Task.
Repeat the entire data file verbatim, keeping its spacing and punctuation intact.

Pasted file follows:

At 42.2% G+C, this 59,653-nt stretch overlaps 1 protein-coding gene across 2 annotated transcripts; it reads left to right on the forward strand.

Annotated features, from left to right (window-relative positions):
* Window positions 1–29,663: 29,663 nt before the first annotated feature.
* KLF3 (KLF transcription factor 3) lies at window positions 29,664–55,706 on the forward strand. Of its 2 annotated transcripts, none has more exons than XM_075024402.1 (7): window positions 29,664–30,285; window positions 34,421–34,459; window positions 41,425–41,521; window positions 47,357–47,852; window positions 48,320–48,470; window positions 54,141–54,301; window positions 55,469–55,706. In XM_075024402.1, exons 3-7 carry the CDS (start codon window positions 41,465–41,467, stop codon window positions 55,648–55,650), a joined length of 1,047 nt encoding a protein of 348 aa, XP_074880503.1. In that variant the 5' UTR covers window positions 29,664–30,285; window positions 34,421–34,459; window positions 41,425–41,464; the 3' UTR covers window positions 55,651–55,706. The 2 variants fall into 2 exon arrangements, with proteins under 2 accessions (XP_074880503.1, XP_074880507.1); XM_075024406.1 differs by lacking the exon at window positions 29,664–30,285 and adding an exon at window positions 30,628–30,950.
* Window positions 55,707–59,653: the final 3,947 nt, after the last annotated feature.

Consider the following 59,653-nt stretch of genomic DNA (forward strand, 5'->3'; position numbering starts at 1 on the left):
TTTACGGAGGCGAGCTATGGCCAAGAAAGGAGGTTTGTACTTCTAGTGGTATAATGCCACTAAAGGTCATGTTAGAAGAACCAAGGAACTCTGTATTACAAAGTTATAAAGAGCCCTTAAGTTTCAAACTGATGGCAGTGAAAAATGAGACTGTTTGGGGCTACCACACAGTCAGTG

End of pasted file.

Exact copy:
At 42.2% G+C, this 59,653-nt stretch overlaps 1 protein-coding gene across 2 annotated transcripts; it reads left to right on the forward strand.

Annotated features, from left to right (window-relative positions):
* Window positions 1–29,663: 29,663 nt before the first annotated feature.
* KLF3 (KLF transcription factor 3) lies at window positions 29,664–55,706 on the forward strand. Of its 2 annotated transcripts, none has more exons than XM_075024402.1 (7): window positions 29,664–30,285; window positions 34,421–34,459; window positions 41,425–41,521; window positions 47,357–47,852; window positions 48,320–48,470; window positions 54,141–54,301; window positions 55,469–55,706. In XM_075024402.1, exons 3-7 carry the CDS (start codon window positions 41,465–41,467, stop codon window positions 55,648–55,650), a joined length of 1,047 nt encoding a protein of 348 aa, XP_074880503.1. In that variant the 5' UTR covers window positions 29,664–30,285; window positions 34,421–34,459; window positions 41,425–41,464; the 3' UTR covers window positions 55,651–55,706. The 2 variants fall into 2 exon arrangements, with proteins under 2 accessions (XP_074880503.1, XP_074880507.1); XM_075024406.1 differs by lacking the exon at window positions 29,664–30,285 and adding an exon at window positions 30,628–30,950.
* Window positions 55,707–59,653: the final 3,947 nt, after the last annotated feature.

Consider the following 59,653-nt stretch of genomic DNA (forward strand, 5'->3'; position numbering starts at 1 on the left):
TTTACGGAGGCGAGCTATGGCCAAGAAAGGAGGTTTGTACTTCTAGTGGTATAATGCCACTAAAGGTCATGTTAGAAGAACCAAGGAACTCTGTATTACAAAGTTATAAAGAGCCCTTAAGTTTCAAACTGATGGCAGTGAAAAATGAGACTGTTTGGGGCTACCACACAGTCAGTG